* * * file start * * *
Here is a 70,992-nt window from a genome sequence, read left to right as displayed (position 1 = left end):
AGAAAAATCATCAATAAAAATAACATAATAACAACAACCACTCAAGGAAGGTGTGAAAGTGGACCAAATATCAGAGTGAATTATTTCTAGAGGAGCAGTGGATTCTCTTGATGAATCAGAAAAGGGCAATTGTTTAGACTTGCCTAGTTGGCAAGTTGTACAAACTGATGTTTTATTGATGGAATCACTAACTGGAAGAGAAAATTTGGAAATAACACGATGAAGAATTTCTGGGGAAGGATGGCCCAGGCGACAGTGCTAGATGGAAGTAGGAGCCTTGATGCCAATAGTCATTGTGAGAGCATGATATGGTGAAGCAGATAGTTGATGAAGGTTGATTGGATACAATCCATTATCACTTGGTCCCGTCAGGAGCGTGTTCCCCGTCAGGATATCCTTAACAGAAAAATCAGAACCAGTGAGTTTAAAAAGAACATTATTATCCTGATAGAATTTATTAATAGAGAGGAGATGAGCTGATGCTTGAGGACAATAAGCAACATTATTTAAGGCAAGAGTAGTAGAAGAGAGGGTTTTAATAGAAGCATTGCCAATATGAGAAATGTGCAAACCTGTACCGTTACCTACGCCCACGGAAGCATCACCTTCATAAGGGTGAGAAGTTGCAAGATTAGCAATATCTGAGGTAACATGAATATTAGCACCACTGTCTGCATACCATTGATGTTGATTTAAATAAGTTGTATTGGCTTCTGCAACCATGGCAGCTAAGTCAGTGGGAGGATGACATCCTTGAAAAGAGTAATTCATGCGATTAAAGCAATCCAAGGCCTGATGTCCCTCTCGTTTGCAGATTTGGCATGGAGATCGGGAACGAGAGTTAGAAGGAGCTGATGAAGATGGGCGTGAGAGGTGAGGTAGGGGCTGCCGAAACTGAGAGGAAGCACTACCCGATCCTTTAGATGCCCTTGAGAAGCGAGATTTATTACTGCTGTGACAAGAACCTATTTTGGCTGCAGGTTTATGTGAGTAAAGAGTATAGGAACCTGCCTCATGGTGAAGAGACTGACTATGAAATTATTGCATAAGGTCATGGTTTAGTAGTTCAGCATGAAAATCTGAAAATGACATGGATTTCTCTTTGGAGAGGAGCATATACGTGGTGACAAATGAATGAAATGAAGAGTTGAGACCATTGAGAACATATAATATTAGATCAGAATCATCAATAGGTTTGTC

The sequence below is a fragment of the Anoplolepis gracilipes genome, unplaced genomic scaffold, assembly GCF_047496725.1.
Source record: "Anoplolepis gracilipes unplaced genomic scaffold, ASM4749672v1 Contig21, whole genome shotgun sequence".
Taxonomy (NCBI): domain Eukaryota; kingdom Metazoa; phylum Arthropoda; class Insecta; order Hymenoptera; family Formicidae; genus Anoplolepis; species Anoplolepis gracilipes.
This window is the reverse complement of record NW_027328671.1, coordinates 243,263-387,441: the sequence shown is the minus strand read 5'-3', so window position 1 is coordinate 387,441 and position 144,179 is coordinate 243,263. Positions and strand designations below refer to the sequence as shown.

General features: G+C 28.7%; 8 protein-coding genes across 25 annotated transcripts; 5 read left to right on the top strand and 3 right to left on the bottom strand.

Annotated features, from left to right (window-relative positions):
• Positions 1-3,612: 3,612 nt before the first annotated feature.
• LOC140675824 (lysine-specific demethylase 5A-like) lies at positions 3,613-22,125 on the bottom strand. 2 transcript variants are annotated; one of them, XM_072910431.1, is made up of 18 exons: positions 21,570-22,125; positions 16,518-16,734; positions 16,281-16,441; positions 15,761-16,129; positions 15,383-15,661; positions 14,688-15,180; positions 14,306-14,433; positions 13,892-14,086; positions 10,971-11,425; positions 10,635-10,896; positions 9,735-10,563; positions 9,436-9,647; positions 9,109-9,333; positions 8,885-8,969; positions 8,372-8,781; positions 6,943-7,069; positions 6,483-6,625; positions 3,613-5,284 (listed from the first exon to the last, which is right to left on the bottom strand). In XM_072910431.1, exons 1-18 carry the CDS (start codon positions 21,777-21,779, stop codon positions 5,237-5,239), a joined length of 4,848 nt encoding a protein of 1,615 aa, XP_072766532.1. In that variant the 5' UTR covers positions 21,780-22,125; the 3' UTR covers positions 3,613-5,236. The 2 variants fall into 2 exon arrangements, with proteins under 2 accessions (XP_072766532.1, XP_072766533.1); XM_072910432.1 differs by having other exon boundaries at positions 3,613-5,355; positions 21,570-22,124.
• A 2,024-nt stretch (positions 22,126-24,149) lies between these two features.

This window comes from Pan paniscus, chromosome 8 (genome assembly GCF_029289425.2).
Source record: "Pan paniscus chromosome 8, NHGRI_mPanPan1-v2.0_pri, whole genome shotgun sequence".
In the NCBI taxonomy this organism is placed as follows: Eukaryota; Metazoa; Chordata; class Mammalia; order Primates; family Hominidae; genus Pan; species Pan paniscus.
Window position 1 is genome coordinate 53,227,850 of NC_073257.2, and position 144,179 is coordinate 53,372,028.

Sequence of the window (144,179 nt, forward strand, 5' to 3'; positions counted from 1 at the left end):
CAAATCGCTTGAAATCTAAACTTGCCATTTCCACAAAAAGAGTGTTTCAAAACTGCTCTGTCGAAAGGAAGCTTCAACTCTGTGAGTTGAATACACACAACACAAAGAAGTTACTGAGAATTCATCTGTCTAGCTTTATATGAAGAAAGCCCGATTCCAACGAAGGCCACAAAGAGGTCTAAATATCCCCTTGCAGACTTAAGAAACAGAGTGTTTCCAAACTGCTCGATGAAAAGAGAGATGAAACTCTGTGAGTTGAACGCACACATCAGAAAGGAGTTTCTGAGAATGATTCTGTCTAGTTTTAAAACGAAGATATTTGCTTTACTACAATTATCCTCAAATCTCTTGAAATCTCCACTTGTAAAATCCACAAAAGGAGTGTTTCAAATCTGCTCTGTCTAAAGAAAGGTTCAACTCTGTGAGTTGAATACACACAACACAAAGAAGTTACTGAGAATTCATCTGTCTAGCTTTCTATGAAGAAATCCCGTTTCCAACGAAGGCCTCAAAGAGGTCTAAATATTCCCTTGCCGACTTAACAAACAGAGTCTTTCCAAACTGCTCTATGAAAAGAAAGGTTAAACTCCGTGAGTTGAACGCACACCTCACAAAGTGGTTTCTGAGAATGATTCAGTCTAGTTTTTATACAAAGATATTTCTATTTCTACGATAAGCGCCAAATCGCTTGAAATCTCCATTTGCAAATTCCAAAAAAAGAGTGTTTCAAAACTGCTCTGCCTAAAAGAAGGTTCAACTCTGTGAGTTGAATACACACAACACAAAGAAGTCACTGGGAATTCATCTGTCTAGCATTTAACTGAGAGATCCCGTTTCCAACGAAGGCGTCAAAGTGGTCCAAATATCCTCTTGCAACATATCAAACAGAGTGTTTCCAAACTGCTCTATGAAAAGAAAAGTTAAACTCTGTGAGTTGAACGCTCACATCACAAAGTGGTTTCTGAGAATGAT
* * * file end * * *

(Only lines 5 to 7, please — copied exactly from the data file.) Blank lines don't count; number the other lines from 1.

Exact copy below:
Taxonomy (NCBI): domain Eukaryota; kingdom Metazoa; phylum Arthropoda; class Insecta; order Hymenoptera; family Formicidae; genus Anoplolepis; species Anoplolepis gracilipes.
This window is the reverse complement of record NW_027328671.1, coordinates 243,263-387,441: the sequence shown is the minus strand read 5'-3', so window position 1 is coordinate 387,441 and position 144,179 is coordinate 243,263. Positions and strand designations below refer to the sequence as shown.

General features: G+C 28.7%; 8 protein-coding genes across 25 annotated transcripts; 5 read left to right on the top strand and 3 right to left on the bottom strand.